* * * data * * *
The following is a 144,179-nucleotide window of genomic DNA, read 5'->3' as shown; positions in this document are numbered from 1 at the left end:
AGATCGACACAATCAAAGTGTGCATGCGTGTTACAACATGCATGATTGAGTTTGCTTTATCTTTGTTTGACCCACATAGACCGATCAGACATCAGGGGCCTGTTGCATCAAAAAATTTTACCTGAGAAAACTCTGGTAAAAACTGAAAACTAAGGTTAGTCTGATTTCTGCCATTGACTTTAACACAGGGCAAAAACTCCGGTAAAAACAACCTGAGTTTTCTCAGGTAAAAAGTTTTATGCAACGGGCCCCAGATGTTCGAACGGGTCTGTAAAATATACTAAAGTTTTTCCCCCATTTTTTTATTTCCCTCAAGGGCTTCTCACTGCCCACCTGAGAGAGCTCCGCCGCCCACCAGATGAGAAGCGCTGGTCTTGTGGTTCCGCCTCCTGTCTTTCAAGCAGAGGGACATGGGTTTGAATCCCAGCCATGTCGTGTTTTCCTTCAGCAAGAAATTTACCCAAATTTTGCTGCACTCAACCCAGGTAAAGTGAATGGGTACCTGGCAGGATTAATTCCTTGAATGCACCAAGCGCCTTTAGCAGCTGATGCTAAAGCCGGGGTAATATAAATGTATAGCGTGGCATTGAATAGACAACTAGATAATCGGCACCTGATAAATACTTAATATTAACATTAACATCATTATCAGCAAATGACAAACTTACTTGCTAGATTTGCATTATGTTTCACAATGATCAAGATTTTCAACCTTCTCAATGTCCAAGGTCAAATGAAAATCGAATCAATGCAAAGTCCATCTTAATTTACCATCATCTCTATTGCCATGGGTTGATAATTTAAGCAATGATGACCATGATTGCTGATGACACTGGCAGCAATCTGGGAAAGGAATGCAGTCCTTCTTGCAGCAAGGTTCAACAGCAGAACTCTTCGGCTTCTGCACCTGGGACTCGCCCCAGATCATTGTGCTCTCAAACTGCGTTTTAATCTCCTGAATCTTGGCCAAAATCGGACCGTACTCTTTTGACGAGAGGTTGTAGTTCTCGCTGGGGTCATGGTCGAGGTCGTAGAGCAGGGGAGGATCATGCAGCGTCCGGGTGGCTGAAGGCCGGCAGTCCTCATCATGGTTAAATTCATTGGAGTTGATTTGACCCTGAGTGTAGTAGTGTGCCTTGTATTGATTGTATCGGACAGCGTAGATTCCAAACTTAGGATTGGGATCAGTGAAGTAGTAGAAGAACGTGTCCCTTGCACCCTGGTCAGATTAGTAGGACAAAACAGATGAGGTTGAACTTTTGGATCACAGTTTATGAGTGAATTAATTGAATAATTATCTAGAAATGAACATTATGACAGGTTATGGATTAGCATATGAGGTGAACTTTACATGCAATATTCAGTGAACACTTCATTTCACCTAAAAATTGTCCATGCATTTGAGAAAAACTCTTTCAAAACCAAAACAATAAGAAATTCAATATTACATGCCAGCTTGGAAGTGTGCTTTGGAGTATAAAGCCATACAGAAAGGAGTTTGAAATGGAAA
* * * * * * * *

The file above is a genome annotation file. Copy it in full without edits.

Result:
The following is a 144,179-nucleotide window of genomic DNA, read 5'->3' as shown; positions in this document are numbered from 1 at the left end:
AGATCGACACAATCAAAGTGTGCATGCGTGTTACAACATGCATGATTGAGTTTGCTTTATCTTTGTTTGACCCACATAGACCGATCAGACATCAGGGGCCTGTTGCATCAAAAAATTTTACCTGAGAAAACTCTGGTAAAAACTGAAAACTAAGGTTAGTCTGATTTCTGCCATTGACTTTAACACAGGGCAAAAACTCCGGTAAAAACAACCTGAGTTTTCTCAGGTAAAAAGTTTTATGCAACGGGCCCCAGATGTTCGAACGGGTCTGTAAAATATACTAAAGTTTTTCCCCCATTTTTTTATTTCCCTCAAGGGCTTCTCACTGCCCACCTGAGAGAGCTCCGCCGCCCACCAGATGAGAAGCGCTGGTCTTGTGGTTCCGCCTCCTGTCTTTCAAGCAGAGGGACATGGGTTTGAATCCCAGCCATGTCGTGTTTTCCTTCAGCAAGAAATTTACCCAAATTTTGCTGCACTCAACCCAGGTAAAGTGAATGGGTACCTGGCAGGATTAATTCCTTGAATGCACCAAGCGCCTTTAGCAGCTGATGCTAAAGCCGGGGTAATATAAATGTATAGCGTGGCATTGAATAGACAACTAGATAATCGGCACCTGATAAATACTTAATATTAACATTAACATCATTATCAGCAAATGACAAACTTACTTGCTAGATTTGCATTATGTTTCACAATGATCAAGATTTTCAACCTTCTCAATGTCCAAGGTCAAATGAAAATCGAATCAATGCAAAGTCCATCTTAATTTACCATCATCTCTATTGCCATGGGTTGATAATTTAAGCAATGATGACCATGATTGCTGATGACACTGGCAGCAATCTGGGAAAGGAATGCAGTCCTTCTTGCAGCAAGGTTCAACAGCAGAACTCTTCGGCTTCTGCACCTGGGACTCGCCCCAGATCATTGTGCTCTCAAACTGCGTTTTAATCTCCTGAATCTTGGCCAAAATCGGACCGTACTCTTTTGACGAGAGGTTGTAGTTCTCGCTGGGGTCATGGTCGAGGTCGTAGAGCAGGGGAGGATCATGCAGCGTCCGGGTGGCTGAAGGCCGGCAGTCCTCATCATGGTTAAATTCATTGGAGTTGATTTGACCCTGAGTGTAGTAGTGTGCCTTGTATTGATTGTATCGGACAGCGTAGATTCCAAACTTAGGATTGGGATCAGTGAAGTAGTAGAAGAACGTGTCCCTTGCACCCTGGTCAGATTAGTAGGACAAAACAGATGAGGTTGAACTTTTGGATCACAGTTTATGAGTGAATTAATTGAATAATTATCTAGAAATGAACATTATGACAGGTTATGGATTAGCATATGAGGTGAACTTTACATGCAATATTCAGTGAACACTTCATTTCACCTAAAAATTGTCCATGCATTTGAGAAAAACTCTTTCAAAACCAAAACAATAAGAAATTCAATATTACATGCCAGCTTGGAAGTGTGCTTTGGAGTATAAAGCCATACAGAAAGGAGTTTGAAATGGAAA